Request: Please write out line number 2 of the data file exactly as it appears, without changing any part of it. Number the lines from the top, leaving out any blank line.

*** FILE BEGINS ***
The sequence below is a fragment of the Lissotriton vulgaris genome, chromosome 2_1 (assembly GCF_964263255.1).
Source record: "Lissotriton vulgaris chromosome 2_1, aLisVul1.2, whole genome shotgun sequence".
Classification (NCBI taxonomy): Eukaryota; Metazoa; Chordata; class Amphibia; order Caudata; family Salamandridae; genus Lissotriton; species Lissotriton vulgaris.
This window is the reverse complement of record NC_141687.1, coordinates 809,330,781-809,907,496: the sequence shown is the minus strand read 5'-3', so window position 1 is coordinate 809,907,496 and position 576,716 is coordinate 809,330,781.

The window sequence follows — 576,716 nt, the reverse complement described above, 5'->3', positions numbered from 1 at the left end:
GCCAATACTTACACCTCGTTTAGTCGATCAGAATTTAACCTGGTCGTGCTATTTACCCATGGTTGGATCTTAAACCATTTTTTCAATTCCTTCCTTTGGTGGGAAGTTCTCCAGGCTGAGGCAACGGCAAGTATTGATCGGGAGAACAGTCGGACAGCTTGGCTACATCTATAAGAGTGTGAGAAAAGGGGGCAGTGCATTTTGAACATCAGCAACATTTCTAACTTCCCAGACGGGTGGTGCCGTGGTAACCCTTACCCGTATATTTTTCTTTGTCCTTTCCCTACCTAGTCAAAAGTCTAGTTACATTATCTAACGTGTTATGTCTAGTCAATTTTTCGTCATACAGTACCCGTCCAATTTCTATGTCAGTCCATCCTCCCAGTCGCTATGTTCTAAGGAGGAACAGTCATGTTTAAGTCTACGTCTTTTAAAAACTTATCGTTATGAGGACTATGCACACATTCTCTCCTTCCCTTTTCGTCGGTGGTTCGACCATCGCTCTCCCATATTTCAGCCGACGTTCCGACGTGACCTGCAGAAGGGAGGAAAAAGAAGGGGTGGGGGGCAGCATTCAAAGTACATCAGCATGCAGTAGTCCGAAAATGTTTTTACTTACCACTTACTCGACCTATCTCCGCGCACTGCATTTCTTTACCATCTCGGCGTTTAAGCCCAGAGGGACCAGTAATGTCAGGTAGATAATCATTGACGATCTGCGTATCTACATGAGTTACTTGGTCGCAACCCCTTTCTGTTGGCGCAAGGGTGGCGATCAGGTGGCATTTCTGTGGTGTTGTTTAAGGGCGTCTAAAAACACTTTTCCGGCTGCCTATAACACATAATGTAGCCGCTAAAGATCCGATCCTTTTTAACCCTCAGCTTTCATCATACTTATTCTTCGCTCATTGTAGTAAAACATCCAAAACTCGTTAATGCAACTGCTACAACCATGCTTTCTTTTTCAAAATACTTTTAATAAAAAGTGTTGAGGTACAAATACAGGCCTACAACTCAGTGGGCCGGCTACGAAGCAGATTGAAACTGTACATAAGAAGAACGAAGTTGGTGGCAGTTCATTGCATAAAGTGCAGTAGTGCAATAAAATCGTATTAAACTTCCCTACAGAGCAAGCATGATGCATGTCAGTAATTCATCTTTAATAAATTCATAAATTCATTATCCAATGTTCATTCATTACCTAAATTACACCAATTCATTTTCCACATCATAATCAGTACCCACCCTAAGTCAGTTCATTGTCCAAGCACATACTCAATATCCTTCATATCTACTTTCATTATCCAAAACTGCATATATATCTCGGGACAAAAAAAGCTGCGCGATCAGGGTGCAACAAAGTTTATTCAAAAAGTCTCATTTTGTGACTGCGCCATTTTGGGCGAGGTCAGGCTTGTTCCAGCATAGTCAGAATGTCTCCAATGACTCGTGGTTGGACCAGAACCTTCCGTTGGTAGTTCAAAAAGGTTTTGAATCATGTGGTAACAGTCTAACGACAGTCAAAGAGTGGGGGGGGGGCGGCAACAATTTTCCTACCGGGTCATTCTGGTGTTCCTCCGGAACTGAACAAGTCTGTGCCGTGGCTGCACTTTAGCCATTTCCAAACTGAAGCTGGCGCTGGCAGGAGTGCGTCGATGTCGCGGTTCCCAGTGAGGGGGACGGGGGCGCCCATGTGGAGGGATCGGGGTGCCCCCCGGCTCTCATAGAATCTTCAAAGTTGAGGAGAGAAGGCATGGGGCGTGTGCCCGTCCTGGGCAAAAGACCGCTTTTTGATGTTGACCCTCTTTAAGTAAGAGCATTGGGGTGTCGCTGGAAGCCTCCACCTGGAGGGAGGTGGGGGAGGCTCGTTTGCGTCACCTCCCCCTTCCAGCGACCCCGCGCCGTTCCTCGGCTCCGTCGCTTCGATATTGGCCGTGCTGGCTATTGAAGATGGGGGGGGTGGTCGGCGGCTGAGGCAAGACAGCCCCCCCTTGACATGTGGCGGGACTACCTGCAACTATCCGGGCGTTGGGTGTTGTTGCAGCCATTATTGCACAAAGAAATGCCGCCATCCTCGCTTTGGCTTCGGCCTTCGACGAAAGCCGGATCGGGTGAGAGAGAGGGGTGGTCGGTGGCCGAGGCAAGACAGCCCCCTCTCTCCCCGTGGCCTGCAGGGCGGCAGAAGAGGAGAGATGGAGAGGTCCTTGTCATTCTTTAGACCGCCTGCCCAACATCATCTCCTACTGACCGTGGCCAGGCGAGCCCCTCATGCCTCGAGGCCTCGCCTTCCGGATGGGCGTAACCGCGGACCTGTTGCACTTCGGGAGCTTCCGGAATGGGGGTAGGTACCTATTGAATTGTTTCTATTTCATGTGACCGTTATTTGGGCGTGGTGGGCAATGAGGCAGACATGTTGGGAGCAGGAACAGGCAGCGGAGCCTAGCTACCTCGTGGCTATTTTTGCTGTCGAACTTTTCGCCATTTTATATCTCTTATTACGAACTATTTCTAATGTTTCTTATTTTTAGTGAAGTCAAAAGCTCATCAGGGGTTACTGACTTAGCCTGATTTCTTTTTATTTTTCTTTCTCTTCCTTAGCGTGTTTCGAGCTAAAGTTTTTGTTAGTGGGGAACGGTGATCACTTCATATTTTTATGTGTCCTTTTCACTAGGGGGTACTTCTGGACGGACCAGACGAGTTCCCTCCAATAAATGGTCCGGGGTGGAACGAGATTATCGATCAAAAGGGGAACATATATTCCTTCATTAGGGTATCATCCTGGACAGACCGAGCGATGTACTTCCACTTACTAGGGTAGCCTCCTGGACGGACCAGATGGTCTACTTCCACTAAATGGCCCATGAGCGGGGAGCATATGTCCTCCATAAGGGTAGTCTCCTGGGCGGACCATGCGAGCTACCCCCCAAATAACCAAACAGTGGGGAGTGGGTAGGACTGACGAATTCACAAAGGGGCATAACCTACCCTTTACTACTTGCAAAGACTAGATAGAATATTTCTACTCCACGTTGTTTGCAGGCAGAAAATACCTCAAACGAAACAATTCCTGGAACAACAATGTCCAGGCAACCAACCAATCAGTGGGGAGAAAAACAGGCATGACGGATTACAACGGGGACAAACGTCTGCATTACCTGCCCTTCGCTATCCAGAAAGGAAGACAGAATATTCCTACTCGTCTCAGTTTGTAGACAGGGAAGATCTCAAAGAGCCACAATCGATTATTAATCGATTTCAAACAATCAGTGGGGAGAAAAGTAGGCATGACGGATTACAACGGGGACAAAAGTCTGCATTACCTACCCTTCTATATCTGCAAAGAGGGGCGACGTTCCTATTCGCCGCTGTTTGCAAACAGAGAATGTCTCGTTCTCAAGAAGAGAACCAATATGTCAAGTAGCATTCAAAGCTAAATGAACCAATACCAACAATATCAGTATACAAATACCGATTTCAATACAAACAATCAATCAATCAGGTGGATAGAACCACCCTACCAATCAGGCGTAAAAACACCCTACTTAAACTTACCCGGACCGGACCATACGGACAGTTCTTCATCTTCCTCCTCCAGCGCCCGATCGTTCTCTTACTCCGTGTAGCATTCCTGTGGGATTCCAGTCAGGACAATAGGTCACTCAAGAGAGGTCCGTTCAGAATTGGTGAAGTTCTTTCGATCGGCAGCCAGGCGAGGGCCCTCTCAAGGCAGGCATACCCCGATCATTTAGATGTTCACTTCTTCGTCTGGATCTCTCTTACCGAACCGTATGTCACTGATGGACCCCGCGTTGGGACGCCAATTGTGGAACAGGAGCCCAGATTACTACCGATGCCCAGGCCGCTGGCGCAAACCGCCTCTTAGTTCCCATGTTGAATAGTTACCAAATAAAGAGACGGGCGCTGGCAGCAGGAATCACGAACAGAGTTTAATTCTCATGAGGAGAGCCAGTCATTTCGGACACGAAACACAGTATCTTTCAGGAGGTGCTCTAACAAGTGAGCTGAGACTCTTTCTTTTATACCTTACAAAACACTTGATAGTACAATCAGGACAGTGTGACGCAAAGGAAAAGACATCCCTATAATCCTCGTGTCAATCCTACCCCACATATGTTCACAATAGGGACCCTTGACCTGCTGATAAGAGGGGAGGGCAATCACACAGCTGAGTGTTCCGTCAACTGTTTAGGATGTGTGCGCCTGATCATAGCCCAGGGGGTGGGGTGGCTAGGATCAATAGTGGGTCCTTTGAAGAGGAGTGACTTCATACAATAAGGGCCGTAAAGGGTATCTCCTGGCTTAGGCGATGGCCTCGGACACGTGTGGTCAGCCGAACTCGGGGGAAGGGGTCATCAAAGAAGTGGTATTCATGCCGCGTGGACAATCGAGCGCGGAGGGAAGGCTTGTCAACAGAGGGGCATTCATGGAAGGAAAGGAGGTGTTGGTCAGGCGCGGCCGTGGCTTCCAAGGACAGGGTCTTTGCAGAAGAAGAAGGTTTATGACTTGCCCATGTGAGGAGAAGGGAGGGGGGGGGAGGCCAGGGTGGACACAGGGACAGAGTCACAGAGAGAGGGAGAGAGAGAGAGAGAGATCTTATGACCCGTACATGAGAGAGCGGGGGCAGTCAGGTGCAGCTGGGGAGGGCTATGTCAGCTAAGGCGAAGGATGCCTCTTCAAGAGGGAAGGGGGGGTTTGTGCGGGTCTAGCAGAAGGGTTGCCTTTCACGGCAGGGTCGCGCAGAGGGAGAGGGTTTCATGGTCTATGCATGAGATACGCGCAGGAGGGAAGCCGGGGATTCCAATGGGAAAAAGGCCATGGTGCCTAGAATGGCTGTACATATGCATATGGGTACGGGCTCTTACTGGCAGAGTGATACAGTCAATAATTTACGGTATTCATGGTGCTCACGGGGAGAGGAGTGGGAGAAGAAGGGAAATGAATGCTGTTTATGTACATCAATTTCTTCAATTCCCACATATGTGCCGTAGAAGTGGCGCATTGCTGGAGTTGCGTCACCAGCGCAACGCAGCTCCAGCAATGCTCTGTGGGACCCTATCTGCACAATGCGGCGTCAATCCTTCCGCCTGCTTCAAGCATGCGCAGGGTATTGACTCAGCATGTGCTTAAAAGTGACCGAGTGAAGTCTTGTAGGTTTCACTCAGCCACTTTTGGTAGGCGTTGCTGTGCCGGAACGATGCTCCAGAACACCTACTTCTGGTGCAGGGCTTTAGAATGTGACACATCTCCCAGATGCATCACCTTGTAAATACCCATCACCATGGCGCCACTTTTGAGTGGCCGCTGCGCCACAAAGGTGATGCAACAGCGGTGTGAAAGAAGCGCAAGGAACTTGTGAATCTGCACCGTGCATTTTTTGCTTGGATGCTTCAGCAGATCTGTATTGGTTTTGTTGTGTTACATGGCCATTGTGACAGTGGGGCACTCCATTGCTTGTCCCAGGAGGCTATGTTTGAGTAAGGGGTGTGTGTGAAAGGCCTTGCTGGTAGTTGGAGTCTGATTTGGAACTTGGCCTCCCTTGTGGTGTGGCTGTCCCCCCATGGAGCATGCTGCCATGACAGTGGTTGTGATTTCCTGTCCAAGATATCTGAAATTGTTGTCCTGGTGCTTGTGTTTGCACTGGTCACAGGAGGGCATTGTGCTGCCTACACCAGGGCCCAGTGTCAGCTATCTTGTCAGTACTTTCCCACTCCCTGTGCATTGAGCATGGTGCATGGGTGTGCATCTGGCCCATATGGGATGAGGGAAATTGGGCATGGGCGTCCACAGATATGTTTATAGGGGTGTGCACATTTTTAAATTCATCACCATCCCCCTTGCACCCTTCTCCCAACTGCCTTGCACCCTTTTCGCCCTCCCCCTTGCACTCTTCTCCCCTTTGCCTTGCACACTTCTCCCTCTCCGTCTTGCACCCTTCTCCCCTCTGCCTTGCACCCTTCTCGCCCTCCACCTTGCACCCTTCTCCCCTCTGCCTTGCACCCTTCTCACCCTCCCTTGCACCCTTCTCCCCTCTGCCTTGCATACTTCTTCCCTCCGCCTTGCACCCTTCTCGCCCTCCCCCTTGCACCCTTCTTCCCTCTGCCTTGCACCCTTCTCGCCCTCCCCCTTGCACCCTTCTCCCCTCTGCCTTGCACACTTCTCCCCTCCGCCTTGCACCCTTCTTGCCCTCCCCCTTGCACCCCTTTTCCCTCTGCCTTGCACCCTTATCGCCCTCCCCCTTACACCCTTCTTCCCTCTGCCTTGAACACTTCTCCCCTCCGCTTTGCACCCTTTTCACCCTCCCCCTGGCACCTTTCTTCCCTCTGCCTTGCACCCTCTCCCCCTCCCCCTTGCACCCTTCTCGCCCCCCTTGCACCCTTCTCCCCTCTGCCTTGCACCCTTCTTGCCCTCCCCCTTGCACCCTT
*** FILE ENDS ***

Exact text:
Source record: "Lissotriton vulgaris chromosome 2_1, aLisVul1.2, whole genome shotgun sequence".